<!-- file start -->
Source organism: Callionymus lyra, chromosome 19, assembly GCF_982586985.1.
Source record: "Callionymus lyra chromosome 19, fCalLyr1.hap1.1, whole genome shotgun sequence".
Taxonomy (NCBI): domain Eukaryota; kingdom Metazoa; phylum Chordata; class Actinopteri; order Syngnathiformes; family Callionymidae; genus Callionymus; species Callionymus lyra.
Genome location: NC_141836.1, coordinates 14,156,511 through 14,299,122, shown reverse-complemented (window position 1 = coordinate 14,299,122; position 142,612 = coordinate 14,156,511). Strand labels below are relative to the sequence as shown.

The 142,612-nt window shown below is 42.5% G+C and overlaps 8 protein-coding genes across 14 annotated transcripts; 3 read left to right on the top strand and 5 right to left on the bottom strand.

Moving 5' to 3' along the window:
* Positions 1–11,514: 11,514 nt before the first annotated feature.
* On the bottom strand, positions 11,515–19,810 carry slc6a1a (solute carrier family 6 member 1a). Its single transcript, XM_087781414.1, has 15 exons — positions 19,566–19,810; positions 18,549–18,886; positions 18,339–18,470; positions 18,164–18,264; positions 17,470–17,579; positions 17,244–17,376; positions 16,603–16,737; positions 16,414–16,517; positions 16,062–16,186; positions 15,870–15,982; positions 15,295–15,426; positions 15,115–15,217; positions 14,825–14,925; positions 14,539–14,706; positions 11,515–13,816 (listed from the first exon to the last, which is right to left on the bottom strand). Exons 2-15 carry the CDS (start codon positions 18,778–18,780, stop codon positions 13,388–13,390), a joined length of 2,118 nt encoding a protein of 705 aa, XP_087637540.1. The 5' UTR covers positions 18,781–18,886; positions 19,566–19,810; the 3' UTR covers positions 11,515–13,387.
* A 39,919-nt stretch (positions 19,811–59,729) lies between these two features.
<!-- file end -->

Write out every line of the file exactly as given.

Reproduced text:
Source organism: Callionymus lyra, chromosome 19, assembly GCF_982586985.1.
Source record: "Callionymus lyra chromosome 19, fCalLyr1.hap1.1, whole genome shotgun sequence".
Taxonomy (NCBI): domain Eukaryota; kingdom Metazoa; phylum Chordata; class Actinopteri; order Syngnathiformes; family Callionymidae; genus Callionymus; species Callionymus lyra.
Genome location: NC_141836.1, coordinates 14,156,511 through 14,299,122, shown reverse-complemented (window position 1 = coordinate 14,299,122; position 142,612 = coordinate 14,156,511). Strand labels below are relative to the sequence as shown.

The 142,612-nt window shown below is 42.5% G+C and overlaps 8 protein-coding genes across 14 annotated transcripts; 3 read left to right on the top strand and 5 right to left on the bottom strand.

Moving 5' to 3' along the window:
* Positions 1–11,514: 11,514 nt before the first annotated feature.
* On the bottom strand, positions 11,515–19,810 carry slc6a1a (solute carrier family 6 member 1a). Its single transcript, XM_087781414.1, has 15 exons — positions 19,566–19,810; positions 18,549–18,886; positions 18,339–18,470; positions 18,164–18,264; positions 17,470–17,579; positions 17,244–17,376; positions 16,603–16,737; positions 16,414–16,517; positions 16,062–16,186; positions 15,870–15,982; positions 15,295–15,426; positions 15,115–15,217; positions 14,825–14,925; positions 14,539–14,706; positions 11,515–13,816 (listed from the first exon to the last, which is right to left on the bottom strand). Exons 2-15 carry the CDS (start codon positions 18,778–18,780, stop codon positions 13,388–13,390), a joined length of 2,118 nt encoding a protein of 705 aa, XP_087637540.1. The 5' UTR covers positions 18,781–18,886; positions 19,566–19,810; the 3' UTR covers positions 11,515–13,387.
* A 39,919-nt stretch (positions 19,811–59,729) lies between these two features.